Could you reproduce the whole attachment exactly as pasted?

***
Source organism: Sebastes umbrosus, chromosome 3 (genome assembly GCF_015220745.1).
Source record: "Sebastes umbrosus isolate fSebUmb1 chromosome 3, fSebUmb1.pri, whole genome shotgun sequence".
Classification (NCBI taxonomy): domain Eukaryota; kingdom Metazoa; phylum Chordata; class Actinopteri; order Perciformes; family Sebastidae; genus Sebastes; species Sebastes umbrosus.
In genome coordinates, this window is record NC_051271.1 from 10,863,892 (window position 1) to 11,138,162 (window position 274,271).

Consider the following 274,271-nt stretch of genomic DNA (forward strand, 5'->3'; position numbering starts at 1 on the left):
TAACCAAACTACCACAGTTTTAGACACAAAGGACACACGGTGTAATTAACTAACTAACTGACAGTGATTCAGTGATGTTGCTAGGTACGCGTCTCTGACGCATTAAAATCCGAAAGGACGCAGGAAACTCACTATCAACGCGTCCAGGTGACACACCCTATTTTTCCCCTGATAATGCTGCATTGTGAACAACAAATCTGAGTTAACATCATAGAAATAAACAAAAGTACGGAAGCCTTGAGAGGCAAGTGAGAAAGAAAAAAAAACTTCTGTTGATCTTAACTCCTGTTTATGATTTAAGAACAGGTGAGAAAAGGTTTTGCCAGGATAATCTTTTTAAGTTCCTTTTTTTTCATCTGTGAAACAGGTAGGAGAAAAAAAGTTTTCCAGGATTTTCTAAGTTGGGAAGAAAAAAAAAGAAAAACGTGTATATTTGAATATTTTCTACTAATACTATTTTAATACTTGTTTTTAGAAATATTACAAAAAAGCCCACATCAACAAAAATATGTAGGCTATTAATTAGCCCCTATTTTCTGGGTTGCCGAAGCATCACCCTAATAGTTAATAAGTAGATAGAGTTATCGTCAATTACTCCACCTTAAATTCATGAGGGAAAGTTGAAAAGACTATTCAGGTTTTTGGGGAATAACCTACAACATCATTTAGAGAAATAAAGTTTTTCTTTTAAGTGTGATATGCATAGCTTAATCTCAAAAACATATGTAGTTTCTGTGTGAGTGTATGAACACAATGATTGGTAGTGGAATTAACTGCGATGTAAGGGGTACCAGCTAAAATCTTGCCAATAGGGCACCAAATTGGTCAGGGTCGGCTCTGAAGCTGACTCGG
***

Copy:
Source organism: Sebastes umbrosus, chromosome 3 (genome assembly GCF_015220745.1).
Source record: "Sebastes umbrosus isolate fSebUmb1 chromosome 3, fSebUmb1.pri, whole genome shotgun sequence".
Classification (NCBI taxonomy): domain Eukaryota; kingdom Metazoa; phylum Chordata; class Actinopteri; order Perciformes; family Sebastidae; genus Sebastes; species Sebastes umbrosus.
In genome coordinates, this window is record NC_051271.1 from 10,863,892 (window position 1) to 11,138,162 (window position 274,271).

Consider the following 274,271-nt stretch of genomic DNA (forward strand, 5'->3'; position numbering starts at 1 on the left):
TAACCAAACTACCACAGTTTTAGACACAAAGGACACACGGTGTAATTAACTAACTAACTGACAGTGATTCAGTGATGTTGCTAGGTACGCGTCTCTGACGCATTAAAATCCGAAAGGACGCAGGAAACTCACTATCAACGCGTCCAGGTGACACACCCTATTTTTCCCCTGATAATGCTGCATTGTGAACAACAAATCTGAGTTAACATCATAGAAATAAACAAAAGTACGGAAGCCTTGAGAGGCAAGTGAGAAAGAAAAAAAAACTTCTGTTGATCTTAACTCCTGTTTATGATTTAAGAACAGGTGAGAAAAGGTTTTGCCAGGATAATCTTTTTAAGTTCCTTTTTTTTCATCTGTGAAACAGGTAGGAGAAAAAAAGTTTTCCAGGATTTTCTAAGTTGGGAAGAAAAAAAAAGAAAAACGTGTATATTTGAATATTTTCTACTAATACTATTTTAATACTTGTTTTTAGAAATATTACAAAAAAGCCCACATCAACAAAAATATGTAGGCTATTAATTAGCCCCTATTTTCTGGGTTGCCGAAGCATCACCCTAATAGTTAATAAGTAGATAGAGTTATCGTCAATTACTCCACCTTAAATTCATGAGGGAAAGTTGAAAAGACTATTCAGGTTTTTGGGGAATAACCTACAACATCATTTAGAGAAATAAAGTTTTTCTTTTAAGTGTGATATGCATAGCTTAATCTCAAAAACATATGTAGTTTCTGTGTGAGTGTATGAACACAATGATTGGTAGTGGAATTAACTGCGATGTAAGGGGTACCAGCTAAAATCTTGCCAATAGGGCACCAAATTGGTCAGGGTCGGCTCTGAAGCTGACTCGG